Abnormal foot posture and deformities are identified as important features in rheumatoid arthritis. There is still no consensus regarding the optimum technique(s) for quantifying these features; hence, a foot digitizer might be used as an objective measurement tool. We sought to assess the validity and reliability of the INFOOT digitizer.
To investigate the validity of the INFOOT digitizer compared with clinical measurements, we calculated Pearson correlation coefficients. To investigate the reliability of the INFOOT digitizer, we calculated intraclass correlation coefficients, SEMs, smallest detectable differences, and smallest detectable difference percentages.
Most of the 38 parameters showed good intraclass correlation coefficients, with values greater than 0.9 for 30 parameters and greater than 0.8 for seven parameters. The left heel bone angle expressed a moderate correlation, with a value of 0.609. The SEM values varied between 0.31 and 3.51 mm for the length and width measures, between 0.74 and 5.58 mm for the height data, between 0.75 and 5.9 mm for the circumferences, and between 0.78° and 2.98° for the angles. The smallest detectable difference values ranged from 0.86 to 16.36 mm for length, width, height, and circumference measures and from 2.17° to 8.26° for the angle measures. For the validity of the INFOOT three-dimensional foot digitizer, Pearson correlation coefficients varied between 0.750 and 0.997.
In this rheumatoid arthritis population, good validity was demonstrated compared with clinical measurements, and most of the obtained parameters proved to be reliable. (J Am Podiatr Med Assoc 101(3): 198–207, 2011)
This work attempts to determine the influence of vitamin C on locally induced inflammation and arthritis in rat paws, as measured by rat paw swelling, polymorphonuclear leukocyte infiltration, pain, and surface skin temperature. Daily subcutaneous administration of 150 mg/kg of vitamin C over 20 days reduced arthritic swelling, increased pain tolerance, and decreased polymorphonuclear leukocyte infiltration, with no significant change in surface temperature. Vitamin C may provide podiatrists with a supplemental or alternative treatment for patients with rheumatoid arthritis.
Low arch alignment and metatarsus primus elevatus (MPE) have been postulated to increase dorsal compressive stresses in the joints of the medial column of the foot and to contribute to the development of degenerative changes. The primary purposes of this study were 1) to examine the relationship between radiographic measures of arch alignment and MPE and 2) to assess arch alignment and MPE in individuals with midfoot arthritis and in asymptomatic controls. The secondary aim was to examine the reliability of radiographic measures of arch alignment and MPE.
Radiographic measures of arch height and MPE were quantified on 28 individuals with midfoot arthritis and 22 individuals in a control group. Reliability was assessed using the intraclass correlation coefficient (ICC). The Pearson product moment correlation (r) was used to assess the relationship between arch alignment and MPE. Between-group differences were assessed using a two-sample t test (α = 0.05).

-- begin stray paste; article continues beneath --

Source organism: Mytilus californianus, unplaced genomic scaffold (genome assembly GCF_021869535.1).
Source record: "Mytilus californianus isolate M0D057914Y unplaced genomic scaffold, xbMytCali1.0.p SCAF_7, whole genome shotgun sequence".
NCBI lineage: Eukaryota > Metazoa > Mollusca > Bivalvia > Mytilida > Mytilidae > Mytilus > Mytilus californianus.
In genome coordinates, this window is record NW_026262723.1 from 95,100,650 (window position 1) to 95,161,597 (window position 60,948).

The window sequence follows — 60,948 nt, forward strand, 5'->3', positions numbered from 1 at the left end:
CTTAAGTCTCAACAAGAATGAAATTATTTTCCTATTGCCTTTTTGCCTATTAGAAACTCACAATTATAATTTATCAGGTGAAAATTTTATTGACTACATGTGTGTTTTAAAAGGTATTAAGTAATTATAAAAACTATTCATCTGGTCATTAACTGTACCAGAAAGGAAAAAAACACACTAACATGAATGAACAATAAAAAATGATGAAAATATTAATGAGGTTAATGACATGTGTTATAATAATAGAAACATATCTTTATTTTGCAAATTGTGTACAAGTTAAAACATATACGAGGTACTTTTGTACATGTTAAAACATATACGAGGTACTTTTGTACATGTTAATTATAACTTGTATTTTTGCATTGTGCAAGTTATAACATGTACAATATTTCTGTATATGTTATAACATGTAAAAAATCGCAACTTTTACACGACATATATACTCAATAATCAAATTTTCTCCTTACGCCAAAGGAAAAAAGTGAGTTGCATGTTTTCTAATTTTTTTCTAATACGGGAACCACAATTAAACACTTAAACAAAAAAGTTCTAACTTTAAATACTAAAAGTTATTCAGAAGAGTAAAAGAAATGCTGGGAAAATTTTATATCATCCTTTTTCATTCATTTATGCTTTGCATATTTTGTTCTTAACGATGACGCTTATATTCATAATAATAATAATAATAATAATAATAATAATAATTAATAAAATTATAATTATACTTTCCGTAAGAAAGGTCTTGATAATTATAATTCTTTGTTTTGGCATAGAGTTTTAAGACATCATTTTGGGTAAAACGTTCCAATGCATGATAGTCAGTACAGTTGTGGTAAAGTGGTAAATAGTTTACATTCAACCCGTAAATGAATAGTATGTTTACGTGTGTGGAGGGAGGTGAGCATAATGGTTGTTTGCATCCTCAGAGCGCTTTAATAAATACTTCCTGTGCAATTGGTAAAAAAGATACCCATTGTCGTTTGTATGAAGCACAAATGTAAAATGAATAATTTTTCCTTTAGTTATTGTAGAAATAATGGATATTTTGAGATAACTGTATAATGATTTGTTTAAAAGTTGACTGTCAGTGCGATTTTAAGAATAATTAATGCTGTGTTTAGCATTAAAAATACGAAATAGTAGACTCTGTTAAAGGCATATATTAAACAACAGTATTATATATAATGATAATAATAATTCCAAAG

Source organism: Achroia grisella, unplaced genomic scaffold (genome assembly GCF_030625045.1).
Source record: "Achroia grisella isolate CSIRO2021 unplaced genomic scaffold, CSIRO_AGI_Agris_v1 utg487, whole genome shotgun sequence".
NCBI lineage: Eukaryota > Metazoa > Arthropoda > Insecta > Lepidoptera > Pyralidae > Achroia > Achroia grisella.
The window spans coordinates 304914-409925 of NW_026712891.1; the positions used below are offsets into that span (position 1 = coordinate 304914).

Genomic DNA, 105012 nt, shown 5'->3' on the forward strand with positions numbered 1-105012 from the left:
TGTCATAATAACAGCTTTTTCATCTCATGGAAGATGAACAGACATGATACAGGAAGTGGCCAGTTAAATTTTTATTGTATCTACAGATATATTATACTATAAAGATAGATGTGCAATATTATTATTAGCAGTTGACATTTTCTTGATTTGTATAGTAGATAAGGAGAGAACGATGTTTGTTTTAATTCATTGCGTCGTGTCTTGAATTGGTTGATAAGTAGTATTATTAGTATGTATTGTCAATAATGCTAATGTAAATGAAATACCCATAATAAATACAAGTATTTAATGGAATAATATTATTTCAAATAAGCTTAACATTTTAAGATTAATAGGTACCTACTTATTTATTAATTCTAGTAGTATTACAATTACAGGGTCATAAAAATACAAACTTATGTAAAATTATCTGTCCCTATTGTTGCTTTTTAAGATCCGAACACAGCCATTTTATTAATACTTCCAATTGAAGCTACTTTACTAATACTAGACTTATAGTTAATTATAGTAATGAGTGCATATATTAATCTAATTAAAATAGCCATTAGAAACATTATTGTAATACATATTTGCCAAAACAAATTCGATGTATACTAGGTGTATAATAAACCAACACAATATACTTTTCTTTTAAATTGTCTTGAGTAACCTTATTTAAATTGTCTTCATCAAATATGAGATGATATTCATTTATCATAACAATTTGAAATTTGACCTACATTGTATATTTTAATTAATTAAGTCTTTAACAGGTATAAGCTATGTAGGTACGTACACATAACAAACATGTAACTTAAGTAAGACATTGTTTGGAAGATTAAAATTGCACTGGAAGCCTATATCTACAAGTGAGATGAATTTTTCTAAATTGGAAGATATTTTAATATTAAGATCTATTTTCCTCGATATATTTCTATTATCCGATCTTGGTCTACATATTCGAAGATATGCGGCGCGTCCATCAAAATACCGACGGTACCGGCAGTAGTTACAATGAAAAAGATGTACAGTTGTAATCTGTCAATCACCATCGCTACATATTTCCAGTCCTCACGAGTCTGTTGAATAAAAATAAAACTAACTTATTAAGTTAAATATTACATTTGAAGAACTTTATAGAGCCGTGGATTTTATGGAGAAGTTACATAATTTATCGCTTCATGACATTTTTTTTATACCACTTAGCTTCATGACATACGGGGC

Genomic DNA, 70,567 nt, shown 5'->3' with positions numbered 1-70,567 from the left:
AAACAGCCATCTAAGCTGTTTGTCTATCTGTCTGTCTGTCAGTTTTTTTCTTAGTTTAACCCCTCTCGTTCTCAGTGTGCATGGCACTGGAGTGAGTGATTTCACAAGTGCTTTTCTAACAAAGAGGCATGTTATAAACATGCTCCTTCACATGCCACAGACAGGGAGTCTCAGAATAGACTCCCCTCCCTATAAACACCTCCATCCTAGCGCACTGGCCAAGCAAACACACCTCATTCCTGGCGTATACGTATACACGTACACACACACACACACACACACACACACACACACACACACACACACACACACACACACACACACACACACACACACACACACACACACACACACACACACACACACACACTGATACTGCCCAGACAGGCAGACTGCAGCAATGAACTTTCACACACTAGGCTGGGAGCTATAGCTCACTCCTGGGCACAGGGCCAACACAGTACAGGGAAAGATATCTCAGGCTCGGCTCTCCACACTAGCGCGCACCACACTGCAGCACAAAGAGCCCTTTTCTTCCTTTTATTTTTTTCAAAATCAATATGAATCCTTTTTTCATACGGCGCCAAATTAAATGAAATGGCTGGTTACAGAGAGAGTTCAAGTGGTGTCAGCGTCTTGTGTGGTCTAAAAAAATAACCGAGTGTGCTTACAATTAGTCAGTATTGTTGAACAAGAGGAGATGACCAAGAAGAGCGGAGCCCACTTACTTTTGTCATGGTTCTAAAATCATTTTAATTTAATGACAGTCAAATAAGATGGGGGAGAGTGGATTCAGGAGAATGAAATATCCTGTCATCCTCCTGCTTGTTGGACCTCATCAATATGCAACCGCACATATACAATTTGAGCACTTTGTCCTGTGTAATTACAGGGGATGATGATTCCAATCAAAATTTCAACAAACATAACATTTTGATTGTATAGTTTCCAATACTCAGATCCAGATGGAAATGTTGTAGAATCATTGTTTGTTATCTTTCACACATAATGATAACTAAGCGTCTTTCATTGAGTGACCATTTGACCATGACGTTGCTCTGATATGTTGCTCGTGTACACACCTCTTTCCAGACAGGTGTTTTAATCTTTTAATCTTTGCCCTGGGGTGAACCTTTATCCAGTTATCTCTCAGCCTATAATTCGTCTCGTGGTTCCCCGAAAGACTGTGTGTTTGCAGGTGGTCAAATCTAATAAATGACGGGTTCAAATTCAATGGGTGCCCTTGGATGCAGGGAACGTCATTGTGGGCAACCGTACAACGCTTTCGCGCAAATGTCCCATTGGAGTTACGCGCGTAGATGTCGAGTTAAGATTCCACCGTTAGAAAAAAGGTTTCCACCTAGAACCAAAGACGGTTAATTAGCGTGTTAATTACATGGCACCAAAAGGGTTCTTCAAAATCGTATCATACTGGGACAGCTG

Good to excellent reliability was noted for measures of arch height (ICC[2,3] = 0.919–0.994) as well as MPE (ICC[2,3] = 0.891–0.882). A modest positive association was noted between normalized cortical elevation and normalized navicular height (r = 0.274, P = .030) and calcaneal inclination angle (r = 0.263, P = .035). Individuals with midfoot arthritis demonstrated lower arch alignment, reflected in a significantly higher calcaneal–first metatarsal angle (P = .002), lower calcaneal inclination angle (P = .004), and lower normalized navicular height (P < .001) compared with controls. No evidence was found to support between-group differences in lateral intermetatarsal angle (P = .495) and normalized cortical elevation (P = .146).
These findings provide objective data establishing the reliability of measures of MPE and arch alignment and their potential clinical significance. (J Am Podiatr Med Assoc 103(5): 347–354, 2013)
The causes of late-onset pain after total ankle replacement (TAR) are various, and include infection, subsidence, polyethylene spacer failure, osteolysis, and wear. There are few reports of late-onset pain caused by gouty attacks after total knee and hip arthroplasty. In addition, no research has reported gouty attacks after total ankle arthroplasty. Therefore, we report a case of a gouty attack after total ankle replacement. A 43-year-old man presented with pain after total ankle arthroplasty performed 5 years previously. We found a white-yellow crystalline deposit within the synovial tissue during ankle arthroscopy, confirmed by histologic examination.
Background: Metatarsalgia is a common affliction in rheumatoid arthritis (RA), often requiring aggressive pharmacologic treatment that carries associated adverse effects. The aim of this study was to investigate whether simple insoles would have a beneficial effect on forefoot pain, disability, and functional limitation in participants with RA experiencing forefoot pain.
Method: A prospective, quasi-experimental, pretest-posttest trial was performed at a rheumatology outpatient clinic. Participants were supplied with a simple insole comprising a valgus pad and a plantar metatarsal pad and covered with a cushioning material. The Foot Function Index (FFI) was self-administered before and 3 months after insole use.
Results: Reductions in forefoot pain (from 56.78 to 42.97) and total (from 41.64 to 33.54) FFI scores were noted. Statistical significance for this reduction was achieved following the t test (P = .002 and P = .0085, respectively). However, although reductions in mean disability and activity limitation scores were recorded (from 50 to 44.85 and from 18 to 14.57, respectively), these did not reach significance (P = .151 and P = .092, respectively)
Conclusions: Simple insoles have been shown to be effective in reducing total and forefoot pain FFI scores in patients with RA experiencing metatarsalgia. This treatment offers advantages because these devices can be fabricated simply and cheaply, thus initiating the patient on an effective orthosis therapy immediately in the clinic without having to wait for prolonged periods until custom orthotic devices can be supplied.